Wills, Trusts, and Estate Planning Attorneys
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What happens when a person dies without a will in Utah?

A person who dies without leaving a will is considered to have died “intestate.”  Under Utah law, what happens to that person’s estate is dictated by sections of the Utah probate code governing intestate succession (Utah Code Ann. 75-2-102 et seq.).

utah rules civil procedure 56 summary judgmentMost often, the “heirs” who are likely to inherit under intestate succession will be the person’s spouse or children.  The spouse has priority.  However, if there is no living spouse, then the estate passes to the children.  If there are no surviving children, then Utah law dictates that the estate would next pass to a surviving parent.  If no parent survives, then the estate passes to surviving descendants of the decedent's parents (typically siblings of the decedent).  If no descendant of a parent survives, then the estate passes to any surviving grandparent.  If there is no surviving grandparent, then the estate passes to any surviving descendant of the grandparents.  If none of the above individuals survive, then Utah law looks to descendants of the decedent's deceased spouse who are not descendants of the decedent.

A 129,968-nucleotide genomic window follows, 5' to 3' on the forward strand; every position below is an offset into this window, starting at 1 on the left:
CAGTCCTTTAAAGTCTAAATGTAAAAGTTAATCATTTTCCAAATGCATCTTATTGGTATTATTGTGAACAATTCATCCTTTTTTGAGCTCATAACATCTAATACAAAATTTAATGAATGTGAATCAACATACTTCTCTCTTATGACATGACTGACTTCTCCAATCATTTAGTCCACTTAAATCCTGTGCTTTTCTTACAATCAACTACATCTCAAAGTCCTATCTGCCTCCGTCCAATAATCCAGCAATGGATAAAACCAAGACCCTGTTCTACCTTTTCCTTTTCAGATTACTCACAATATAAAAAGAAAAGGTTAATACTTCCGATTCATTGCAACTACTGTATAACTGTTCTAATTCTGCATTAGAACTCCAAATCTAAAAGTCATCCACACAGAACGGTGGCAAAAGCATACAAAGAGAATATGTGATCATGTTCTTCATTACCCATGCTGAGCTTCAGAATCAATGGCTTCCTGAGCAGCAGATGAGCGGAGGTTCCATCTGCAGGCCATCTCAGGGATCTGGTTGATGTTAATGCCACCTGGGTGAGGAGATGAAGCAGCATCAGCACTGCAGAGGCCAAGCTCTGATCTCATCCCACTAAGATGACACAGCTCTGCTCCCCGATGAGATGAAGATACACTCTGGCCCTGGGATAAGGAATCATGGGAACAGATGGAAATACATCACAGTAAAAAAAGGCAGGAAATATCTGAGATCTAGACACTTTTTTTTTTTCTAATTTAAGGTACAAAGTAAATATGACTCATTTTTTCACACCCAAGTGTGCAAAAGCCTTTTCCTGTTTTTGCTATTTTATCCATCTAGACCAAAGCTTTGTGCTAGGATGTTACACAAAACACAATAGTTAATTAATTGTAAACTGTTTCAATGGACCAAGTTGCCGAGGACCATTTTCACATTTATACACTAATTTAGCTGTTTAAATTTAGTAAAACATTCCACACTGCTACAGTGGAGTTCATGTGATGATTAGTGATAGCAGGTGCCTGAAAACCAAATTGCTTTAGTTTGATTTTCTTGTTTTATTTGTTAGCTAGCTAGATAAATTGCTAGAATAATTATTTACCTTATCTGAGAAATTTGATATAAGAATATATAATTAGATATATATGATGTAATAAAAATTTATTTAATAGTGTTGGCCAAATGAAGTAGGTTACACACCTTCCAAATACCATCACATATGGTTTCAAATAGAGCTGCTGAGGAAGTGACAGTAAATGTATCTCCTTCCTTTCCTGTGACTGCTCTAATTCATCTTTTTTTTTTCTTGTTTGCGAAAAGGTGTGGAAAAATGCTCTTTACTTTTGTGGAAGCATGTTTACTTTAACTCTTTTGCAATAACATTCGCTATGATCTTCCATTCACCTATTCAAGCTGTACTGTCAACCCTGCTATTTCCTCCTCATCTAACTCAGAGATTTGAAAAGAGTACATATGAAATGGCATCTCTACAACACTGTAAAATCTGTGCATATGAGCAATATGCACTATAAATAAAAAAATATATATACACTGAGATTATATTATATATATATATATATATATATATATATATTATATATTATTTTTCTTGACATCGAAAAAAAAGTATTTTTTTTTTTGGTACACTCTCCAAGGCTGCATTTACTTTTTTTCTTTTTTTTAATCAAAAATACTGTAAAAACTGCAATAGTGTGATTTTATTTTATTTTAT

Most people will have identifiable heirs under Utah's system of intestate succession.  However, if no taker exists, then under Utah Code Ann. 75-2-105, the intestate estate goes to the State for the benefit of the state school fund.

To learn more about creating a will, trust, or other estate planning issues, contact Utah attorney Stephen Howard today for an initial consultation.

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